Murray Street is probably the best. Mellow by Sonic Youth standards, and probably my second or third favorite Sonic Youth album overall. The addition of Jim O'Rourke to the line up really brought a freshness to a band that had fallen into a pattern - growing pretty stale by the time A Thousand Leaves hit.
NYC Ghosts and Flowers (released in 2000 - so depending on if you're starting the decade with 01 or 00 is a matter of preference.... technically not starting till 01 but whatever) is the most avant garde release they've done in a long while. Inspired by beat poetry and the sights and sounds of New York City - the album is often divisive amongst fans. There are some really great tracks on there, and I often see it as a sort of stepping stone - going from A Thousand Leaves to the smooth, laid-back noise of Murray Street. Worth owning, even if Pitchfork doesn't happen to think so. Not my favorite album of theirs, but one of their more adventurous since first joining the Geffen label.
Sonic Nurse has some of the best material that Kim Gordon has done in a long while though, and probably the most significant she's been on an album since DIrty, especially the track "Kim Gordon and the Arthur Doyle Hand Cream" which is actually an attack on Mariah Carey, but got a title change when the label requested it. It's still pretty obvious that it's about her. Anyway - great track with some acerbic wit and solid bass lines.
Rather Ripped is an interesting experiment - some of the tracks hit, some of them miss. They attempted to record as a new band - sort of. Their guitars are tuned, and the production is dirty - kind of pushing back against the polished Murray Street. There are some really great standout tracks on there (Rats, Reena, Incinerate, Pink Steam).... but the overall sound of it seems to make it kind of divisive amongst fans.
New album this summer - back on an indie label with the first tracks ever where Kim, Thurston, and Lee will sing together. Thurston has said that the lyrics are "black metal inspired" - whether he's just being facetious or obtuse remains to be seen.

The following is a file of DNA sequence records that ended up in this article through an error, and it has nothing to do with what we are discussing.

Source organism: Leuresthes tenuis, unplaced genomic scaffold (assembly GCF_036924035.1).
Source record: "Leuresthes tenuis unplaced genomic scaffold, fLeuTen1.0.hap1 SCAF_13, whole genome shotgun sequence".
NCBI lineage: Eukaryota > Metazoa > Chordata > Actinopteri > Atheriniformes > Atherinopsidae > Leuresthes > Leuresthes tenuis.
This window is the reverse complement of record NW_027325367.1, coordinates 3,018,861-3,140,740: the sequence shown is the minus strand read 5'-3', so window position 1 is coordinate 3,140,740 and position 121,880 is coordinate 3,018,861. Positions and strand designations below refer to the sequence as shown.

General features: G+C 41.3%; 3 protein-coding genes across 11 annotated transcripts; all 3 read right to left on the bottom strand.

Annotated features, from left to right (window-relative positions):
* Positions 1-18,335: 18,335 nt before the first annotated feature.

Also, Can't forget the SYR series. Self-released over the last 10-15 years, the SYRs are Sonic Youth in all their noisy, unedited glory.
I have 1 through 6, with 5 and 6 being released this decade.
5 is mostly a miss - Kim Gordon, DJ Olive, and Ikue Mori noodle for about an hour. Kim Gordon's solo material in general has been a turn off... Free Kitten for instance is kind of a mess.
SYR 6 on the other hand is interesting ambient/avant garde noise. It was recorded at an art museum exhibiting the films of Stan Brakhage (a favorite filmmaker of mine). Recommended. What's interesting about the recording is that Brakhage was adamant that there be no musical accompaniment, other than any he may have provided, to his films. He felt that they should be absorbed in silence, and pondered over, Your thoughts, suddenly overwhelmingly loud - accompanied only by the running of the projector. The score that Sonic Youth comes up with here borders on boring - subdued and unobtrusive, but its best moments reflect the scratched emulsion of Brakhage's films.... banging on strings, periods of silence, and odd tuning...
SYR 7 was released only on vinyl last year - haven't heard anything from it.
SYR 8 - It features a collaboration between Sonic Youth, Mats Gustaffon, and Merzbow. Sounds interesting, and I hope to pick it up sooner or later.
Other side/independent releases:
In the Fishtank Vol. 9 features Sonic Youth, I.C.P. Orchestra, and the Ex. I.C.P. stands for Instant Composers Pool - not Insane Clown Posse, just to get that out of the way. The Fishtank series gives two days of studio time to bands, and asks them to compose, record, and produce a project in that time. The album is avant garde to it's very core, and will not be for everyone. Raw and modern, if not post-modern. I recommend previewing the tracks somehow before a purchase (unless you can find it cheap). In my opinion, and you asked for that, it's a great album, but not one I can listen to all the time. An interesting collaboration with musical entities I would not normally put together.
Hidros 3 (To Patti Smith) is another collaboration Sonic Youth did this decade. Mats Gustaffson, a swedish Saxophone player and member of the improvisational, free jazz music scene collaborated with Sonic Youth here. This is closer to the No Wave days of Confusion Is Sex and their debut EP than anything they've done recently. But not really a step back - more of a hearkening back to those days. The only vocals are Gordon's - who will sporadically appear throughout the album's runtime to remind you that she's there. Everything is extended, stretched to it's absolute limit. It owes a lot to the work of John Cage, and other modern composers. The closest I can come to comparing it to anything Sonic Youth has done before is a mashup of Goodbye 20th Century, and their earliest work - but that's not really all that close. Not listener-friendly in the least - yet another left turn for Sonic Youth in what sometimes seems like a concerted effort to defy expectations.
NYC Ghosts & Flowers - 7/10
Murray Street - 9/10
Sonic Nurse - 7.5/10
Rather Ripped - 8/10
SYR5 - 3.5/10
SYR6 - 7.6/10
In the Fishtank Vol.9 - 7/10
Hidros 3 (To Patti Smith) - 8/10
Helpful at all? probably not.....
· 1 decade ago